Society today tends to shield children from death. The process of caring for the deceased has been moved out of the home to the funeral home. Yet children need an opportunity to grieve.
Children express their grief differently from adults due to childrenís limited cognitive development. Young children do not understand what causes death or that it cannot be reversed. Between the ages of three and four, children begin to understand the idea of death, but it is not until they reach age nine or 10 that they understand that death is permanent and inevitable for all living things.
Children are often confused about grief. They may not understand why they feel sad, have no appetite, or cannot sleep. The result is that they often misbehave because of their confusion. Parents and other adults can help children better understand the grief process.
Here are some ideas for parents.
Helping others who are experiencing grief
When a friend, loved one, or co-worker is experiencing grief - people often have a hard time -- how can they help? It helps to understand that grief is expressed through a variety of behaviors.
Reach out to others in their grief, but understand that there will be various reactions. Some may not want to accept help and will not share their grief.
Others will want to talk about their thoughts and feelings or reminisce. Sometimes a simple gesture of sympathy, such as a bunch of flowers will provide some comfort, and shows you are thinking of them.
Be patient and let the grieving person know that you care and are there to support him or her. If the grieving person becomes despondent to a point where you are concerned for their safety, or the safety of others, contact a mental health professional, medical doctor, or emergency personnel immediately.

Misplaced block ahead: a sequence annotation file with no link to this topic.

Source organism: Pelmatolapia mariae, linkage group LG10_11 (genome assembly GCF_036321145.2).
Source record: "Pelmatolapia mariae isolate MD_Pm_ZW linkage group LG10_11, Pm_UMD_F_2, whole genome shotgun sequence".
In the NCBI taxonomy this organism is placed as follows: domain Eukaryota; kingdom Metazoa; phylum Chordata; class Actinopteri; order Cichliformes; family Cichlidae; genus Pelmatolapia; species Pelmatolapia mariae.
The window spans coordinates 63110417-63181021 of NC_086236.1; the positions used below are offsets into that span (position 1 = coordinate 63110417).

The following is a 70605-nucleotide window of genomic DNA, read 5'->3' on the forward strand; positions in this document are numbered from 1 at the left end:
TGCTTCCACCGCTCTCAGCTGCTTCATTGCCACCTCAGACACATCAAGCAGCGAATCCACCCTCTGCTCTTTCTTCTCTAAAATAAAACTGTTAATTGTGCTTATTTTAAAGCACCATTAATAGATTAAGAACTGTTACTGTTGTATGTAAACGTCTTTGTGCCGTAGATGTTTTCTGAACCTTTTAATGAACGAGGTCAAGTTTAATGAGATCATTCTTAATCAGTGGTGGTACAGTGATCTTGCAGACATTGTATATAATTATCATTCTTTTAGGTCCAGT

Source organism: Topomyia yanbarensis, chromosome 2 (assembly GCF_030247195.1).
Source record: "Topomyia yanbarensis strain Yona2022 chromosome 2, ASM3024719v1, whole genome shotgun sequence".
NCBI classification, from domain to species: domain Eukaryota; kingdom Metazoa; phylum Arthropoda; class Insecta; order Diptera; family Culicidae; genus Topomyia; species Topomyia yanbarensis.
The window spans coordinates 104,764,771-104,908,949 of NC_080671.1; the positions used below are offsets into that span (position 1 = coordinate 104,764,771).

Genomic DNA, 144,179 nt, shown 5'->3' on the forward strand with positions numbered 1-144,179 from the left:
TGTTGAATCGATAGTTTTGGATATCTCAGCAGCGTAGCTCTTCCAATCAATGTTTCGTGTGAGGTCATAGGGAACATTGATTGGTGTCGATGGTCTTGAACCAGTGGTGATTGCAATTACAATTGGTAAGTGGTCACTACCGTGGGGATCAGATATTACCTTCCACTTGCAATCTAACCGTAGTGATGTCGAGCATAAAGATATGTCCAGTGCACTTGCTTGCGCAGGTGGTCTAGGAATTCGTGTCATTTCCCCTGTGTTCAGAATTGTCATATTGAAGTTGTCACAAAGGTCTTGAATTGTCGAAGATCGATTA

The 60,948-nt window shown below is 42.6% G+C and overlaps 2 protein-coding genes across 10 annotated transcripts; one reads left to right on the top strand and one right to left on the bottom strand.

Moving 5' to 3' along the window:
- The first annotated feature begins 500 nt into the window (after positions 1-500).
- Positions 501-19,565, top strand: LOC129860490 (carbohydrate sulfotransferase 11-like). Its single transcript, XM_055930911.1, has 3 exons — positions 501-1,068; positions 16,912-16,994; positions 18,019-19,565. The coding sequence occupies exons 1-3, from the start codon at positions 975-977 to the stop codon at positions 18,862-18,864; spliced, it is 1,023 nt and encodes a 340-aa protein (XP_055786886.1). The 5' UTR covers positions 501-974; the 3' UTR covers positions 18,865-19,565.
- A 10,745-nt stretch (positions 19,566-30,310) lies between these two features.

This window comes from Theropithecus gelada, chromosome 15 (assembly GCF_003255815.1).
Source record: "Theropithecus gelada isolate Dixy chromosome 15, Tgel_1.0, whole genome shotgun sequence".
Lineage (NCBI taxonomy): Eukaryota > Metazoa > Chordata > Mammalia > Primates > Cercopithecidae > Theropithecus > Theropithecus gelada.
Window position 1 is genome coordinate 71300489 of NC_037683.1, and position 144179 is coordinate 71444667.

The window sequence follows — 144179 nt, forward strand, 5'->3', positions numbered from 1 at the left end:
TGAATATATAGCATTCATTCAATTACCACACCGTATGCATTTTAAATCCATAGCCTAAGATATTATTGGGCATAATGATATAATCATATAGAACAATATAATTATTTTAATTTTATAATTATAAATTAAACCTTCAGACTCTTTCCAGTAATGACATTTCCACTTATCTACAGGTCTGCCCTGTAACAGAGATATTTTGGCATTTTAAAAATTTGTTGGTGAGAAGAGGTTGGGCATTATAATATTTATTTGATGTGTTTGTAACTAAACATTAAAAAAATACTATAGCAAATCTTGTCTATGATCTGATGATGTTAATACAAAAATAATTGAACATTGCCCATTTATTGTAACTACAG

Grief is a normal reaction to loss, and affects individuals differently. Both the young and old experience grief when they experience loss.
Be understanding of others as they work through their grief. If you are experiencing grief, be gentle and patient with yourself.
Do not try to rush the process, there is no specific timeline for grief. The feelings of loss may never totally disappear. However, over time it becomes manageable.
If grief becomes overwhelming and you or someone you know cannot continue with normal activities, seek counseling.
We would like to thank the following individuals for reviewing this guide:
ē Kate Comstock
ē Connie Olson, MSW
ē The Reverend Carol Simms, ED.D., LCPC
ē Mary Zartman, MSU Extension Director of Personnel
My sincere thanks to Peggy Amaral-Lombard, MA, LCPC Park County Extension Agent and Sandra J. Bailey, Ph.D., CFLE, Family & Human Development Specialist, and to the MSU Extension Service, for allowing me to recreate this article. Their copyright is acknowledged and retained.
DISCLAIMER: This information is not presented by a medical practitioner and is for educational and informational purposes only. The content is not intended to be a substitute for professional medical advice, diagnosis, or treatment. Always seek the advice of your physician or qualified health provider with any questions you may have regarding a medical condition. Never disregard professional medical advice or delay in seeking it because of something you have read.|
The Haven Healing Centre is located at: The Haven, Street End Lane, Blagdon, Bristol, BS40 7TW